No, it’s not the highest priority in the Sunday school classroom, but appearances do matter especially in the younger ages. What do the children see when they enter the classroom? How might the physical appearance and design of the classroom serve to help or hinder a child’s experience in musical worship, biblical instruction, and meaningful discussion? These are some considerations to keep in mind as you go about preparing your classrooms. Yes, we are limited by many factors. For example, there may be space and budget constraints, the need for multi-use rooms, etc. But here are a few suggestions to implement if at all possible:
- Make the room as warm and welcoming as possible. The physical appearance will make an impression in a child’s mind.
- Think of the classroom as a type of “sacred” space and decorate it in a manner befitting its purpose: a place where the holiness and majesty of God will be seriously and joyfully proclaimed. The classroom should not have the feel of a playground or game room.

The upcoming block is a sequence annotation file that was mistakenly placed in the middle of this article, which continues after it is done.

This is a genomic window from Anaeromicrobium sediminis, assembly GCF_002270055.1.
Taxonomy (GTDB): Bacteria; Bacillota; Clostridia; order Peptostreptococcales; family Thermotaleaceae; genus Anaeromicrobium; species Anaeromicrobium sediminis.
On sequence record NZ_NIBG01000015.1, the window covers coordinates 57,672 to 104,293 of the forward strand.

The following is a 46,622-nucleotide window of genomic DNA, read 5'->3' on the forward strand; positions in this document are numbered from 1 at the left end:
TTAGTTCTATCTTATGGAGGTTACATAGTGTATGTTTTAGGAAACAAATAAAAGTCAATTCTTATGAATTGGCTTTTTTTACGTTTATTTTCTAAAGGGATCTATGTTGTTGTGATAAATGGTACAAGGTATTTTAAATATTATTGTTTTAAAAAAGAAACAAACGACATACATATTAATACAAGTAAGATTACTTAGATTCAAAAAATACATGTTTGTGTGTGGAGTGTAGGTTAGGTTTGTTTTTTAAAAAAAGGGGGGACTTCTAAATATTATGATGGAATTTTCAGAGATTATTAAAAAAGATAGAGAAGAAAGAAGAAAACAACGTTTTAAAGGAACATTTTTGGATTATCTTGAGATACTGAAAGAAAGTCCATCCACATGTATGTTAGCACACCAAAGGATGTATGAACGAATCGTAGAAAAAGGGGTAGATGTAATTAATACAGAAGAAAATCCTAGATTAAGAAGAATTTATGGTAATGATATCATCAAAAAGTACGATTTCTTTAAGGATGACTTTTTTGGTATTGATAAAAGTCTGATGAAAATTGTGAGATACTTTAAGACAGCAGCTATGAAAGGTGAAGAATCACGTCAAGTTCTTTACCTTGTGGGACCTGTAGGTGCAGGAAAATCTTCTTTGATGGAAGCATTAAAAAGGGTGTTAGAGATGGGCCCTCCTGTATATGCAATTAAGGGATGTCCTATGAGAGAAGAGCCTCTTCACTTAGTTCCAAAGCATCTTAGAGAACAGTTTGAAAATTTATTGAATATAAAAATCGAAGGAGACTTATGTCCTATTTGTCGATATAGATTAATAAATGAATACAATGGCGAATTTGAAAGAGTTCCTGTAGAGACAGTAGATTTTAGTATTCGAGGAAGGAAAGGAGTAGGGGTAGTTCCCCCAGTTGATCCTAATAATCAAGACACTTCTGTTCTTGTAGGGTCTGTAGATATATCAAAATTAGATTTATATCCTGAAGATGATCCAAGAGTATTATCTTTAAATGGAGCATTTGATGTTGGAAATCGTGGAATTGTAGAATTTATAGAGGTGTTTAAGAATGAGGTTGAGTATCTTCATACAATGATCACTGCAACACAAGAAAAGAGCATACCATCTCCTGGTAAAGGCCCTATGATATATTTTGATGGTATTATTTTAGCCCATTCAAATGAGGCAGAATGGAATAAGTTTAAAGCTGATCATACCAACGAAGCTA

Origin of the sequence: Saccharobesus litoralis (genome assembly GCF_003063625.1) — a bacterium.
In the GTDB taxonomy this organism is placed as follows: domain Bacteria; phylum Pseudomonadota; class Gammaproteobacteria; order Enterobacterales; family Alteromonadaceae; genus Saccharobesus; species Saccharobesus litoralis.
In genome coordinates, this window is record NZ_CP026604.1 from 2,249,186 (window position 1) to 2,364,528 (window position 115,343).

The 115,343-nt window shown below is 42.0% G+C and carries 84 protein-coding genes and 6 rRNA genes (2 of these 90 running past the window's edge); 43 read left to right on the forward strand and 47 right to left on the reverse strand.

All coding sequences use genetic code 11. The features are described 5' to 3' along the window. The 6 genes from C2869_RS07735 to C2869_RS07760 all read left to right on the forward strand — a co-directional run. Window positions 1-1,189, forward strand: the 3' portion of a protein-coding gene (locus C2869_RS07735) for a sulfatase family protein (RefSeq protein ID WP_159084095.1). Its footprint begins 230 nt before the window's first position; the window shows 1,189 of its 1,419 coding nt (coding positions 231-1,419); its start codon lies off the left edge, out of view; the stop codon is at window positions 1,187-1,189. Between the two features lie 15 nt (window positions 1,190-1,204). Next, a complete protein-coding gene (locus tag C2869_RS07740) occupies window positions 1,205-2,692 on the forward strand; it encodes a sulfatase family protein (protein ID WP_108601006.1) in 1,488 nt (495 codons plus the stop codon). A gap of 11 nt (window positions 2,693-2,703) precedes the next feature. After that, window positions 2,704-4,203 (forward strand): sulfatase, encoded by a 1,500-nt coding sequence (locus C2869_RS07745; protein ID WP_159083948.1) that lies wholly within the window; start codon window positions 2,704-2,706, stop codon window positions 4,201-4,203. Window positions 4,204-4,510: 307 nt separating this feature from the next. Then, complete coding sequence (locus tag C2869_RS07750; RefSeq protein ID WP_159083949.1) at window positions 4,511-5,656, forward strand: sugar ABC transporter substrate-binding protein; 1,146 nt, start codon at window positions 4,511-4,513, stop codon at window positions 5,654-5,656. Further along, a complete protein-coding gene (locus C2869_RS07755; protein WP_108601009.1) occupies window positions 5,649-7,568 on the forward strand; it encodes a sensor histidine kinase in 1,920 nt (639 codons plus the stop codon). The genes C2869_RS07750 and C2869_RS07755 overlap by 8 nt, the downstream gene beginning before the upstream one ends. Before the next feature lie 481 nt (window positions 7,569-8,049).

- Refrain from decorations, colors, and design elements that may over-stimulate some children. For example, a room with bright red and lime green walls may not be helpful for setting a calming tone in the classroom.
- Have a sense of order in the room by keeping clutter and mess at a minimum. If possible, keep supplies and other visuals tucked away in cabinets or bins until needed.
- Have clean whiteboards and blank wall spaces available for lesson time.
- Arrange the class in a way that minimizes distractions and maximizes visibility. For example, have the “front” of the classroom, where the teacher will teach, be devoid of doors or windows. If this is not possible, cover the windows with blinds or something similar. Use a moveable floor screen to block sight of the door.
- Have chairs and tables suited to the age and physical needs of the children.
- Throughout the year, make adjustments and changes as needed. Add some new design elements and decorations every now and then to provide variety.
- Look for opportunities to include the children in decorating the classroom, giving it a personal touch.
(Image courtesy of atibodyphoto at FreeDigitalPhotos.net.)